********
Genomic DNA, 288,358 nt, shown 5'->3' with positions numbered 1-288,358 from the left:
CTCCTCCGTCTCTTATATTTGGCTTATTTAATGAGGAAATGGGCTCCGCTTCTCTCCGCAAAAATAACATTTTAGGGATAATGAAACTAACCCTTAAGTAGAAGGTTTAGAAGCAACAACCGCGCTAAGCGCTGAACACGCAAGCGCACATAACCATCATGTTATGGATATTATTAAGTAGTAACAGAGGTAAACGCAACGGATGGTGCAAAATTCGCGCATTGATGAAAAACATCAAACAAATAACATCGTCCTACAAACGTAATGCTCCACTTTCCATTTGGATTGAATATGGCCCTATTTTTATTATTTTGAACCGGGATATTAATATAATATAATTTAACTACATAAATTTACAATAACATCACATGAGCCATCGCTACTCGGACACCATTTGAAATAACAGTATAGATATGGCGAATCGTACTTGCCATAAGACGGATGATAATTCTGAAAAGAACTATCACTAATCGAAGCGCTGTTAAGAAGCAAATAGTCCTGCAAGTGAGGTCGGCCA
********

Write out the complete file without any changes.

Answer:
Genomic DNA, 288,358 nt, shown 5'->3' with positions numbered 1-288,358 from the left:
CTCCTCCGTCTCTTATATTTGGCTTATTTAATGAGGAAATGGGCTCCGCTTCTCTCCGCAAAAATAACATTTTAGGGATAATGAAACTAACCCTTAAGTAGAAGGTTTAGAAGCAACAACCGCGCTAAGCGCTGAACACGCAAGCGCACATAACCATCATGTTATGGATATTATTAAGTAGTAACAGAGGTAAACGCAACGGATGGTGCAAAATTCGCGCATTGATGAAAAACATCAAACAAATAACATCGTCCTACAAACGTAATGCTCCACTTTCCATTTGGATTGAATATGGCCCTATTTTTATTATTTTGAACCGGGATATTAATATAATATAATTTAACTACATAAATTTACAATAACATCACATGAGCCATCGCTACTCGGACACCATTTGAAATAACAGTATAGATATGGCGAATCGTACTTGCCATAAGACGGATGATAATTCTGAAAAGAACTATCACTAATCGAAGCGCTGTTAAGAAGCAAATAGTCCTGCAAGTGAGGTCGGCCA